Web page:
When we are learning a new language, carrying on a conversation can be difficult. It is even harder when there is the added pressure of doing a job well using the new language. One of our readers, Emre, works at a job that requires him to talk with customers in English. He recently asked for advice on how he can improve his listening skills.
There are probably many other readers who use English in their daily work, too. So today, we will suggest some simple learning strategies to improve your ability to listen and carry on conversations.
A learning strategy can be a thought or an action you take to make learning easier.
Here are four strategies for you to consider.
The first strategy is to predict what you will hear. Maybe your customers sometimes say they have problems with placing an order on your website. You can think about the ways they usually ask about that problem. What words do they often use in that kind of conversation? For example, customers may often use the word “order.”
The next strategy is to prepare a list of those words and listen for them when a customer begins talking with you. I call this “focusing when you listen.” The next time you are listening to a customer, pay attention to the key words that help you understand their question.
Next, think about what you can say to the customer to let them know you need a little help understanding them. You can let the customer know you are an English learner.
There are two questions you can ask. At the beginning of the conversation, you can ask, “Would you please speak more slowly?”
The other kind of question is one I call, “asking to clarify.” Remember, you predicted some of the words your customers may use. You should listen closely for those words. When you hear one, you can ask the customer a short question to be sure. “Did you say you want to order?”
You can prepare your answers to customers’ questions and rehearse them in your free time. You may want to keep a notebook with your usual answers. You can practice saying them out loud to yourself.
Putting them together
Finally, you can put all these actions and thoughts together. Let’s say a customer calls and says:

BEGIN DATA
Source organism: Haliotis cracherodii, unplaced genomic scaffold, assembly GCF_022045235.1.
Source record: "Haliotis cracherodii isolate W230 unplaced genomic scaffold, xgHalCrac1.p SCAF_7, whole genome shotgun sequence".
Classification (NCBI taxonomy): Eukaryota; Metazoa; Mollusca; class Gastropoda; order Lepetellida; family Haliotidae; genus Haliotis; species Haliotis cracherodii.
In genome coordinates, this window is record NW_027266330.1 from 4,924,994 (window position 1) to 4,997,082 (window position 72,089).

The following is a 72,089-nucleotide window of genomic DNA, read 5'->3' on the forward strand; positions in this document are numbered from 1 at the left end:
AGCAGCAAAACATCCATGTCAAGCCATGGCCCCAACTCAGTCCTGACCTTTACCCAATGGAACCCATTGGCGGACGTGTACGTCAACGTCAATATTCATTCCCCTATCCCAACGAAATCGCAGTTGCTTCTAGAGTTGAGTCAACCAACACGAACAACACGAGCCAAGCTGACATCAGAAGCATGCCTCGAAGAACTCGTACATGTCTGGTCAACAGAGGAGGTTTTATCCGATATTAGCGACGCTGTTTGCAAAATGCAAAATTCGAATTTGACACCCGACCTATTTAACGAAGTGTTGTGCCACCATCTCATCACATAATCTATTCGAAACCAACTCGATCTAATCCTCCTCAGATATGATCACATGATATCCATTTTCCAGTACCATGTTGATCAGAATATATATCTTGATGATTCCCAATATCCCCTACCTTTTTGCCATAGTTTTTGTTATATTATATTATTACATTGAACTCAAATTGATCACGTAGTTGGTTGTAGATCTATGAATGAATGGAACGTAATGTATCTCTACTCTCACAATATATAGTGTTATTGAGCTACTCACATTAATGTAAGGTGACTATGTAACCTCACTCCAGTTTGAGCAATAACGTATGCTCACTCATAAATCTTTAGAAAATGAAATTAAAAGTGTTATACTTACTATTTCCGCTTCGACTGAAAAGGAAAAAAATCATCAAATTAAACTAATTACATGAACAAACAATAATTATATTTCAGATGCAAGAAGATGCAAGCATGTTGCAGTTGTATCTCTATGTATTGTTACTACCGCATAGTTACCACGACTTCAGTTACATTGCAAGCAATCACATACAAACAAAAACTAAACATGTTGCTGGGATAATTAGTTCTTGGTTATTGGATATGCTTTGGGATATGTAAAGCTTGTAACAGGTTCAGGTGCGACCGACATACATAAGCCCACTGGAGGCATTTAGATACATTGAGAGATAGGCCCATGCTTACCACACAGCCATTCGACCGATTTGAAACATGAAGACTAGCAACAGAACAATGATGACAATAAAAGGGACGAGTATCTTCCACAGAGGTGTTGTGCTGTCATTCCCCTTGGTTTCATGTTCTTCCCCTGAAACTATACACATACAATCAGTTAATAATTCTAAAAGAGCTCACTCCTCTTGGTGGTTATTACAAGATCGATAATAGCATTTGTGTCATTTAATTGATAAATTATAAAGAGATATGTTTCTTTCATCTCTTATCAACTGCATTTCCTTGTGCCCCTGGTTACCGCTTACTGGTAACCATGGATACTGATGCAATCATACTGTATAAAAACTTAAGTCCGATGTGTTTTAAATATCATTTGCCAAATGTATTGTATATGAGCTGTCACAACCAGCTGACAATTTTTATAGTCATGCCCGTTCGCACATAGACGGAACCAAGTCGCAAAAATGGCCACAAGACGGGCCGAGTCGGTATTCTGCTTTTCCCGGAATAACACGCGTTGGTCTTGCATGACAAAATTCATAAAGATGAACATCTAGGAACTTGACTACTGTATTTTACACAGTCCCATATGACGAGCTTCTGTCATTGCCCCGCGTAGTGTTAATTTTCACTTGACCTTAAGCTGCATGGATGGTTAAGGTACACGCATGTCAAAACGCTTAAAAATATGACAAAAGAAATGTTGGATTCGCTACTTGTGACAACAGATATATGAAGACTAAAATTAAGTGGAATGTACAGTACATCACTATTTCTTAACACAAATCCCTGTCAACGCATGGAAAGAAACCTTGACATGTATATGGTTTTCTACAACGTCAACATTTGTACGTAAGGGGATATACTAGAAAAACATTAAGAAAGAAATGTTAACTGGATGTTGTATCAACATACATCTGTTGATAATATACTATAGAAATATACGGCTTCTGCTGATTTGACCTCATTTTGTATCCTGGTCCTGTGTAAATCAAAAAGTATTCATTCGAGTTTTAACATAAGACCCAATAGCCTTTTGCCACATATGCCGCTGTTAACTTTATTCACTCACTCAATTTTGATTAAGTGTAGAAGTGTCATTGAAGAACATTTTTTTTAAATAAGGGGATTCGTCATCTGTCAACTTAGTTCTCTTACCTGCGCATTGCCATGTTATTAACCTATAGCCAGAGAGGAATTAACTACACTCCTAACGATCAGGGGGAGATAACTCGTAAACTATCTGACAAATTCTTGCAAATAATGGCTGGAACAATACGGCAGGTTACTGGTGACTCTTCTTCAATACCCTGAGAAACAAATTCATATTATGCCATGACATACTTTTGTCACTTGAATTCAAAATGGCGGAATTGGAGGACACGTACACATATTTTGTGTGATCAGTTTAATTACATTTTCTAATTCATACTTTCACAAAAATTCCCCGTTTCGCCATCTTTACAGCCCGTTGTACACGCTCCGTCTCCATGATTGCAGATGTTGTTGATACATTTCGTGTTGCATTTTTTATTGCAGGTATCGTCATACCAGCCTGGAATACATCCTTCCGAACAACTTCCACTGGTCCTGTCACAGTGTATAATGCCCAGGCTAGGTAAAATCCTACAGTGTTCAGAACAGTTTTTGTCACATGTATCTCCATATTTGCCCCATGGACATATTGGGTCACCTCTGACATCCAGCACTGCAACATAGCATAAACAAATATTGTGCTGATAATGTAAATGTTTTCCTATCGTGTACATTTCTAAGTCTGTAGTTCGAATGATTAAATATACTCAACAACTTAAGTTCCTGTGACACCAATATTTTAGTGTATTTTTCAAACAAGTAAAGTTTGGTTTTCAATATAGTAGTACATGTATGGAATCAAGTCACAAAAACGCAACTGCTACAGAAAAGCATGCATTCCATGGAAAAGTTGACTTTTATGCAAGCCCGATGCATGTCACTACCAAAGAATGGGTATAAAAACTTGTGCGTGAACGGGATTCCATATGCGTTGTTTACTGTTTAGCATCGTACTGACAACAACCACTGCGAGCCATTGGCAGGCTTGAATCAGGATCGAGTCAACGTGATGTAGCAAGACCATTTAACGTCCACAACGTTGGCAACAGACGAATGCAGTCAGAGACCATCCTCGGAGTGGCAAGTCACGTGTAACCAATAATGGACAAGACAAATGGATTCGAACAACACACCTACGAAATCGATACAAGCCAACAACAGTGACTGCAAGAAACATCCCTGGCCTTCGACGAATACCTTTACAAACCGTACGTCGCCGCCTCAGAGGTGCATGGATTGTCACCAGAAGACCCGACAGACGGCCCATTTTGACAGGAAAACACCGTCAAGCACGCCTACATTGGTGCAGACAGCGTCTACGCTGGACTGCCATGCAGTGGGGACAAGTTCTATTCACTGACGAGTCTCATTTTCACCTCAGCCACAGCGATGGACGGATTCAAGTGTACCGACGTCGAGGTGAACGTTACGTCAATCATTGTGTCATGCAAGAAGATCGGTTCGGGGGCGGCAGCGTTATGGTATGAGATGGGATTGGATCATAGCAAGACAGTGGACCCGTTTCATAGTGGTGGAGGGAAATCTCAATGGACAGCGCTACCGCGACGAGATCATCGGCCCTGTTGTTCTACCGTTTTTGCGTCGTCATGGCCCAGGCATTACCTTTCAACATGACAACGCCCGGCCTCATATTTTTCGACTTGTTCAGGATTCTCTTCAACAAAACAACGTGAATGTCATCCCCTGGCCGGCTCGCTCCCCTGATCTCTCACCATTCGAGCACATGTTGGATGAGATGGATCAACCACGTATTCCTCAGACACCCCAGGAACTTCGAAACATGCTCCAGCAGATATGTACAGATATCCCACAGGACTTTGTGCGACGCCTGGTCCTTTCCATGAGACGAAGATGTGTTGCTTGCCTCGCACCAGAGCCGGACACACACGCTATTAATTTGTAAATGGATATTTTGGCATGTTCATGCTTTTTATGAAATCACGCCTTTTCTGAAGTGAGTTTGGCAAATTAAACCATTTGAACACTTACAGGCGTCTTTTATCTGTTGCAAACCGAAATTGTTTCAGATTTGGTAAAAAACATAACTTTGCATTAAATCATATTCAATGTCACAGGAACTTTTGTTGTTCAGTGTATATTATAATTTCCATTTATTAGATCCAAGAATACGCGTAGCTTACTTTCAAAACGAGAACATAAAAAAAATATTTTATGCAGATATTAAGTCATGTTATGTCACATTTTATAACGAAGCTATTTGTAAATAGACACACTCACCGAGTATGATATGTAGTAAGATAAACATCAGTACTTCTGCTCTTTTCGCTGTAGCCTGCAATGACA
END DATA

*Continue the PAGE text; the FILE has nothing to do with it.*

I want to order some face cream but I cannot find the button for ordering.
You are not sure of the product the customer wants. But you did note the words “order” and “button,” so you can ask a question to clarify the customer’s request. You rehearsed this question:
Are you looking for the button to order?
The customer says, “Yes.” Then, you can ask another question that you practiced.
May I ask the name of the product you want to order?
We hope that these four strategies will help you to better deal with your customers in English. Learning English takes time and effort, but sometimes a few good strategies make things easier.
Another way you can prepare is to listen to English movies and podcasts as often as you can. The more you listen to conversations in English, the more you will understand over time.
I’m Jill Robbins.
Jill Robbins wrote this story for VOA Learning English. Ashley Thompson was the editor.
Words in This Story
customer – n. someone who buys goods or services from a business
conversation – n. an informal talk involving two people or a small group of people or the act of talking in an informal way
focus – v. to direct your attention or effort at something specific
rehearse – v. to say or do (something) several times in order to practice
button – n. a small area on a computer screen that you click on to make the computer software do something
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